Likely change in the number of jobs over the next 5 years, based on the Department of Jobs and Small Business projections.
Skill Level is the education or training usually needed to do well in this job. Relevant experience is sometimes viewed just as highly.
Employment Size is the number of people who work in this job in Australia.
An above average unemployment rate shows people who do this job are more likely to be out of work than people who do other jobs.
Full-time workers usually work 35 hours or more a week (in all their jobs combined).
This is a large occupation employing 23,500 workers. The number of workers has grown very strongly over the past 5 years. Over the next 5 years (to May 2022) the number of workers is expected to grow very strongly to 29,300. Around 22,000 job openings are likely over this time from workers leaving and new jobs being created.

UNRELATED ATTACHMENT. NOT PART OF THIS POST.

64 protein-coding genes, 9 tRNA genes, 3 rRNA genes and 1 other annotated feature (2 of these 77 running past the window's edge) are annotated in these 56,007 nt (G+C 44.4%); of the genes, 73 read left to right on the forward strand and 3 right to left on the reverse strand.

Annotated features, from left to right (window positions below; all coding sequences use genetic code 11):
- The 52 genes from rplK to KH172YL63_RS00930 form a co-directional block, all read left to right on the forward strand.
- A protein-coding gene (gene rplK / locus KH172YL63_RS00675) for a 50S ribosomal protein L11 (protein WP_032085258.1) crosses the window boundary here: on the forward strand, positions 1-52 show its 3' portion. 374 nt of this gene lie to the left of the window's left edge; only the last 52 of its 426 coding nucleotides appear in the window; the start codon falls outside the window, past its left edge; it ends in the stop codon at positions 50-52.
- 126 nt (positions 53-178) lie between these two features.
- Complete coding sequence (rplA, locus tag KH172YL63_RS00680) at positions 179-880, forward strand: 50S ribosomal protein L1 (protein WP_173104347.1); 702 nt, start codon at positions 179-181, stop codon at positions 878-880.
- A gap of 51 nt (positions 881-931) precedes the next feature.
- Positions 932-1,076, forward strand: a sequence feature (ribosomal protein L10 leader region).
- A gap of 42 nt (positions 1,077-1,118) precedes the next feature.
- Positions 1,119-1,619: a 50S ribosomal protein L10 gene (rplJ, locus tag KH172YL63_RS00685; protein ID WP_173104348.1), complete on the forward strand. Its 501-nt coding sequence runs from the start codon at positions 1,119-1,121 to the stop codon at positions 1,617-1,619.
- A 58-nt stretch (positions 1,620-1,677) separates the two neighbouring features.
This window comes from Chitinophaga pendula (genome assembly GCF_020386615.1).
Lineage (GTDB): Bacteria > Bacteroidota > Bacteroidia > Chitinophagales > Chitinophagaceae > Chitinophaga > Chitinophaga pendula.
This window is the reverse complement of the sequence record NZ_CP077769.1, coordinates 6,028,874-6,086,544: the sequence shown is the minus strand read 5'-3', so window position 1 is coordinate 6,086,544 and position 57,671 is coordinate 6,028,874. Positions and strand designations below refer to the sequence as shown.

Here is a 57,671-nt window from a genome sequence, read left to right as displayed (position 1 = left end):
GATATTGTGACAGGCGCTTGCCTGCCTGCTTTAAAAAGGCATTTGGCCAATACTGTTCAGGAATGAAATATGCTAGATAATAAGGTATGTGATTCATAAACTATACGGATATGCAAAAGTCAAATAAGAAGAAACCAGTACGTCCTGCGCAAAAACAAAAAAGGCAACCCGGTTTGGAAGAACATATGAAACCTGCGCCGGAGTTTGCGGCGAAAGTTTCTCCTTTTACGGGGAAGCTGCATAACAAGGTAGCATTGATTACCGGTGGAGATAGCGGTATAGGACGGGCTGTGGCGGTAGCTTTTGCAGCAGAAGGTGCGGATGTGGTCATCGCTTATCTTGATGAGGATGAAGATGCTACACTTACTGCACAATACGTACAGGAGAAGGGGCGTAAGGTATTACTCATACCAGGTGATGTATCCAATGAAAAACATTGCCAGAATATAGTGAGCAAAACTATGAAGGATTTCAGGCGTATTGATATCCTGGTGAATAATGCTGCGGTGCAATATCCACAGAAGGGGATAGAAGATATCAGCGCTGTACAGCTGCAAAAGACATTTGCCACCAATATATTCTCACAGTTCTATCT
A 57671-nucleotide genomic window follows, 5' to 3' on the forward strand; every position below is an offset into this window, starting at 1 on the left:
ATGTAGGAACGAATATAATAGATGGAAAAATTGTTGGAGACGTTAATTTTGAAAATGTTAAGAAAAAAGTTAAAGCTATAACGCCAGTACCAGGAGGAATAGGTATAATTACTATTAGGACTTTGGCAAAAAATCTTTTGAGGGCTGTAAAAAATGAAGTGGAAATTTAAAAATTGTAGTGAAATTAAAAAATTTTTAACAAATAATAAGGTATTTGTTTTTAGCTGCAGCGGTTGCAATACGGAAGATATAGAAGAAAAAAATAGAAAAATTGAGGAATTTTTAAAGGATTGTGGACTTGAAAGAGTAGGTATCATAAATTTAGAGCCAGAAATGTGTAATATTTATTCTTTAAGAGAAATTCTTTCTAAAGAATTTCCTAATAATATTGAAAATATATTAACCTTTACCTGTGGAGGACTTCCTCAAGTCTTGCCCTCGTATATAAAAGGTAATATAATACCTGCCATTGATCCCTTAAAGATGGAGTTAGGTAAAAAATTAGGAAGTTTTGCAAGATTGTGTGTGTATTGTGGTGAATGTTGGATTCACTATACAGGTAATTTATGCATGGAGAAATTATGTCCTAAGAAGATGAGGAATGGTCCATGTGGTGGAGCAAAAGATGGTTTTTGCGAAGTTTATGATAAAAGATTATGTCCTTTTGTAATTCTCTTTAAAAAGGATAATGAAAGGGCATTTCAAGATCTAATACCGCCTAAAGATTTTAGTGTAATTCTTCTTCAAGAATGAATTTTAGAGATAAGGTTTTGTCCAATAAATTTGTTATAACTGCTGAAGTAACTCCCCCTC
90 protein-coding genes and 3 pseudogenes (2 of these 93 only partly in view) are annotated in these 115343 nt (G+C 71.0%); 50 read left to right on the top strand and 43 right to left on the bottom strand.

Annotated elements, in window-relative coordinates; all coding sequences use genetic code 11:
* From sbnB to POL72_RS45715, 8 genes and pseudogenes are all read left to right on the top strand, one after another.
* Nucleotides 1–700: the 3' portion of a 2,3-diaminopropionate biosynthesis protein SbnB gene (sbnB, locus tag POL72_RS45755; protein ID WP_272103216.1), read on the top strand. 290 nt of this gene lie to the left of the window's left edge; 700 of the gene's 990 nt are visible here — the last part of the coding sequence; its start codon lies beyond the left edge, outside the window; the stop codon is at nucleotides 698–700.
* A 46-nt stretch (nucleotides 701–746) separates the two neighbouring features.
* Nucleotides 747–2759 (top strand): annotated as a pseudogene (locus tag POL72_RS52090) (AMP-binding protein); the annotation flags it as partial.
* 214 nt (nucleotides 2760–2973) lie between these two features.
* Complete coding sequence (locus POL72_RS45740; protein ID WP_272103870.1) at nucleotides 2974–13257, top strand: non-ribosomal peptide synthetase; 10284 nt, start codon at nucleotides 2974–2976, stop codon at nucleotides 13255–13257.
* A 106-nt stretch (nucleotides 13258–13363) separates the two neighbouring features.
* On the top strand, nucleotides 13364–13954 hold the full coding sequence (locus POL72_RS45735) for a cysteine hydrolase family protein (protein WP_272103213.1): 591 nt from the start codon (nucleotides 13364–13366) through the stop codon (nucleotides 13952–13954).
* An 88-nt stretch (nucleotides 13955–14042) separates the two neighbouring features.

A Bachelor Degree or higher is usually required. Around four in five workers have a university degree. Sometimes relevant experience or on-the-job training is needed in addition to a qualification.
If you are interested in this style of work, there are a wide range of training options available that could lead to this or a similar job. The pathway that is right for you will depend on your skills and interests.
It is a good idea to speak to industry bodies, employers, and workers to learn more about the skills and qualifications you will need.
Employers look for Counsellors who can communicate clearly and are caring and compassionate.